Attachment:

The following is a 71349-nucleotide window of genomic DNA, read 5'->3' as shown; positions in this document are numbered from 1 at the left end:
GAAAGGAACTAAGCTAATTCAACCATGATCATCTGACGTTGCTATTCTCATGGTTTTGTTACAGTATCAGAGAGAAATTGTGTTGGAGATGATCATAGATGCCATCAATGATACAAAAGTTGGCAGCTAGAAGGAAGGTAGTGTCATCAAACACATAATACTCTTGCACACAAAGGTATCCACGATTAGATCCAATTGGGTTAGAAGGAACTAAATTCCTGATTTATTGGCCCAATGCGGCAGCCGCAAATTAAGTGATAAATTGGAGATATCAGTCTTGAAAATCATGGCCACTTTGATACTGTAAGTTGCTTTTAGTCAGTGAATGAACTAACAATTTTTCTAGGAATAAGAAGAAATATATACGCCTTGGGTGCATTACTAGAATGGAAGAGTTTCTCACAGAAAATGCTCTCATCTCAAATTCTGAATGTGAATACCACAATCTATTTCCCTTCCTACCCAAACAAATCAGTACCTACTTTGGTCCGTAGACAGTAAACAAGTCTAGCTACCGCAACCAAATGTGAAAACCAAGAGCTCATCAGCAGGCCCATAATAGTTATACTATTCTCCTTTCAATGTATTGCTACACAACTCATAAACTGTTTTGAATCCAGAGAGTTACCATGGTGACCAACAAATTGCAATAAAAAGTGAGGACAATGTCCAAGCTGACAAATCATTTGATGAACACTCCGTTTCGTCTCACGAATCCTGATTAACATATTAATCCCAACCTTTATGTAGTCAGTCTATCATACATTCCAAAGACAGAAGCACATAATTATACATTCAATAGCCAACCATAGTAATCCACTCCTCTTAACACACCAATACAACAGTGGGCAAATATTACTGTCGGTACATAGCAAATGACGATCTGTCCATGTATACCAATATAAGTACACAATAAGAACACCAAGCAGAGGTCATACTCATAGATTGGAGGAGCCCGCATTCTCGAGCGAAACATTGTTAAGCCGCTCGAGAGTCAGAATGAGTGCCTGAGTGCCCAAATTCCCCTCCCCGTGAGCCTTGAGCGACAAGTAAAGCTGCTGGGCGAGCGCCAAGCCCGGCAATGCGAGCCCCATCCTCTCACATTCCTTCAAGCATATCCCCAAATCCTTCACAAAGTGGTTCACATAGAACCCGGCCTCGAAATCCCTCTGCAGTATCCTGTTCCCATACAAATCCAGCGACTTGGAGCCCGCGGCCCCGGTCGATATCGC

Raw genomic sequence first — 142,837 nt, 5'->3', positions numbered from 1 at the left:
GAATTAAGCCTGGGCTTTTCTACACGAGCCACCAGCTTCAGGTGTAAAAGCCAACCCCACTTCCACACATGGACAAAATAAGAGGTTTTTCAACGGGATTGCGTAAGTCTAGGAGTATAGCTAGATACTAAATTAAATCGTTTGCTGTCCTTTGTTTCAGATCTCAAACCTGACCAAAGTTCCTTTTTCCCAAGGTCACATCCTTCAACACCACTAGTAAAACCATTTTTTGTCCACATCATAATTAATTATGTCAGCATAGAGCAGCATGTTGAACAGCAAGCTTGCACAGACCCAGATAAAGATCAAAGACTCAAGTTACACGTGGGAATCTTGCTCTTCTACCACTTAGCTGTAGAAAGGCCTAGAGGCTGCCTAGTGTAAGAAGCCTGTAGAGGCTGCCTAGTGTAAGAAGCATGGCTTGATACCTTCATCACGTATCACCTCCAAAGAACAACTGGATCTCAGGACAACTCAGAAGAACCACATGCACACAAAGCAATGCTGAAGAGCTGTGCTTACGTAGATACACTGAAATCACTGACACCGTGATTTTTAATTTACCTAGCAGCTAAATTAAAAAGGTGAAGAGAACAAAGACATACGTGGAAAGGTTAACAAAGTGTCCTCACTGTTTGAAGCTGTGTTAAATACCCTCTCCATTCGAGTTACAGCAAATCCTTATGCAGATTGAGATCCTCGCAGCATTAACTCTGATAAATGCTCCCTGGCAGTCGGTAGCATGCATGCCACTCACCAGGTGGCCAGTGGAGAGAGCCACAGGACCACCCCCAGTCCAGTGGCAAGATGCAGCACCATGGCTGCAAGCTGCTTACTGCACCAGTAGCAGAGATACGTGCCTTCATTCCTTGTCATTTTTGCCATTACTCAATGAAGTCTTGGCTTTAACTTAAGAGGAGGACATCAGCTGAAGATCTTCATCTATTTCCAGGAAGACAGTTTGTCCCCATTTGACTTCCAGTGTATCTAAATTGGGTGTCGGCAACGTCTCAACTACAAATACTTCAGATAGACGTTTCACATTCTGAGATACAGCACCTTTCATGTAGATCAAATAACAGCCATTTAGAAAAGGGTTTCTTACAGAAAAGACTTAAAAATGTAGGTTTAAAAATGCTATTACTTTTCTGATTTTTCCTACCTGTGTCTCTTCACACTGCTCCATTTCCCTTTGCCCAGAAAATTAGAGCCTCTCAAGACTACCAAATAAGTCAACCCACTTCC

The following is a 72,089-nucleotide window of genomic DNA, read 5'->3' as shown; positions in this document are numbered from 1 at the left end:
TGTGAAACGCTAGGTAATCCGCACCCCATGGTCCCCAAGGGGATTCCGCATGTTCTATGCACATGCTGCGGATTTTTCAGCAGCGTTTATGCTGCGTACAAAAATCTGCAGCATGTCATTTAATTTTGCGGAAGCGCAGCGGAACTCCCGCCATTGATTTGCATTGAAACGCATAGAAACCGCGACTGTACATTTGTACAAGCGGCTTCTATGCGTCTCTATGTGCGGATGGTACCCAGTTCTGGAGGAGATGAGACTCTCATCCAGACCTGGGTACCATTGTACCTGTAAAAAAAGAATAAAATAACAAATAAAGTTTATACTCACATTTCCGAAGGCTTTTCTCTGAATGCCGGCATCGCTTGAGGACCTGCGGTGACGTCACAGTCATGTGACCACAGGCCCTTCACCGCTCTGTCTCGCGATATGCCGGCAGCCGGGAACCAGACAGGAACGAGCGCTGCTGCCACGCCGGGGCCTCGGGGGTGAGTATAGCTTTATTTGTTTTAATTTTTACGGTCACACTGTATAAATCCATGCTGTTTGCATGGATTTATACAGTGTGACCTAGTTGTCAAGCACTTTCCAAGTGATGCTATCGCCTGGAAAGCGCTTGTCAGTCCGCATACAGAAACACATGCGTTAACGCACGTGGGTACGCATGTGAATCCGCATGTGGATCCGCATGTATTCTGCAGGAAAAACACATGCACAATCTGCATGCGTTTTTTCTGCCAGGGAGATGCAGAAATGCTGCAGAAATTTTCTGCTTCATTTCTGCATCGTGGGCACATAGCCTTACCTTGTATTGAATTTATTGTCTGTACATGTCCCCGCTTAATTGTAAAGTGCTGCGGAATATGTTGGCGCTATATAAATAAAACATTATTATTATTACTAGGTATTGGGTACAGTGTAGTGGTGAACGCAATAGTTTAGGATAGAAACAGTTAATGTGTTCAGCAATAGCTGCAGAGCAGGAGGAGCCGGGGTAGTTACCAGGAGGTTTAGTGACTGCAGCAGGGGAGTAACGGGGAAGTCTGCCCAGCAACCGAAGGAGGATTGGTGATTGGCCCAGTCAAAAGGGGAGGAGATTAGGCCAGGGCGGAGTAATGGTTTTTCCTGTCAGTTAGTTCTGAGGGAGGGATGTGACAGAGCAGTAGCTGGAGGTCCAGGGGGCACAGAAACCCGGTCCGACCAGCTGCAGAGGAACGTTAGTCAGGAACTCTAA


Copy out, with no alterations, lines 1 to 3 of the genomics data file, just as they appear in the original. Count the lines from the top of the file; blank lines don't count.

The following is a 71349-nucleotide window of genomic DNA, read 5'->3' as shown; positions in this document are numbered from 1 at the left end:
GAAAGGAACTAAGCTAATTCAACCATGATCATCTGACGTTGCTATTCTCATGGTTTTGTTACAGTATCAGAGAGAAATTGTGTTGGAGATGATCATAGATGCCATCAATGATACAAAAGTTGGCAGCTAGAAGGAAGGTAGTGTCATCAAACACATAATACTCTTGCACACAAAGGTATCCACGATTAGATCCAATTGGGTTAGAAGGAACTAAATTCCTGATTTATTGGCCCAATGCGGCAGCCGCAAATTAAGTGATAAATTGGAGATATCAGTCTTGAAAATCATGGCCACTTTGATACTGTAAGTTGCTTTTAGTCAGTGAATGAACTAACAATTTTTCTAGGAATAAGAAGAAATATATACGCCTTGGGTGCATTACTAGAATGGAAGAGTTTCTCACAGAAAATGCTCTCATCTCAAATTCTGAATGTGAATACCACAATCTATTTCCCTTCCTACCCAAACAAATCAGTACCTACTTTGGTCCGTAGACAGTAAACAAGTCTAGCTACCGCAACCAAATGTGAAAACCAAGAGCTCATCAGCAGGCCCATAATAGTTATACTATTCTCCTTTCAATGTATTGCTACACAACTCATAAACTGTTTTGAATCCAGAGAGTTACCATGGTGACCAACAAATTGCAATAAAAAGTGAGGACAATGTCCAAGCTGACAAATCATTTGATGAACACTCCGTTTCGTCTCACGAATCCTGATTAACATATTAATCCCAACCTTTATGTAGTCAGTCTATCATACATTCCAAAGACAGAAGCACATAATTATACATTCAATAGCCAACCATAGTAATCCACTCCTCTTAACACACCAATACAACAGTGGGCAAATATTACTGTCGGTACATAGCAAATGACGATCTGTCCATGTATACCAATATAAGTACACAATAAGAACACCAAGCAGAGGTCATACTCATAGATTGGAGGAGCCCGCATTCTCGAGCGAAACATTGTTAAGCCGCTCGAGAGTCAGAATGAGTGCCTGAGTGCCCAAATTCCCCTCCCCGTGAGCCTTGAGCGACAAGTAAAGCTGCTGGGCGAGCGCCAAGCCCGGCAATGCGAGCCCCATCCTCTCACATTCCTTCAAGCATATCCCCAAATCCTTCACAAAGTGGTTCACATAGAACCCGGCCTCGAAATCCCTCTGCAGTATCCTGTTCCCATACAAATCCAGCGACTTGGAGCCCGCGGCCCCGGTCGATATCGC

Raw genomic sequence first — 142,837 nt, 5'->3', positions numbered from 1 at the left: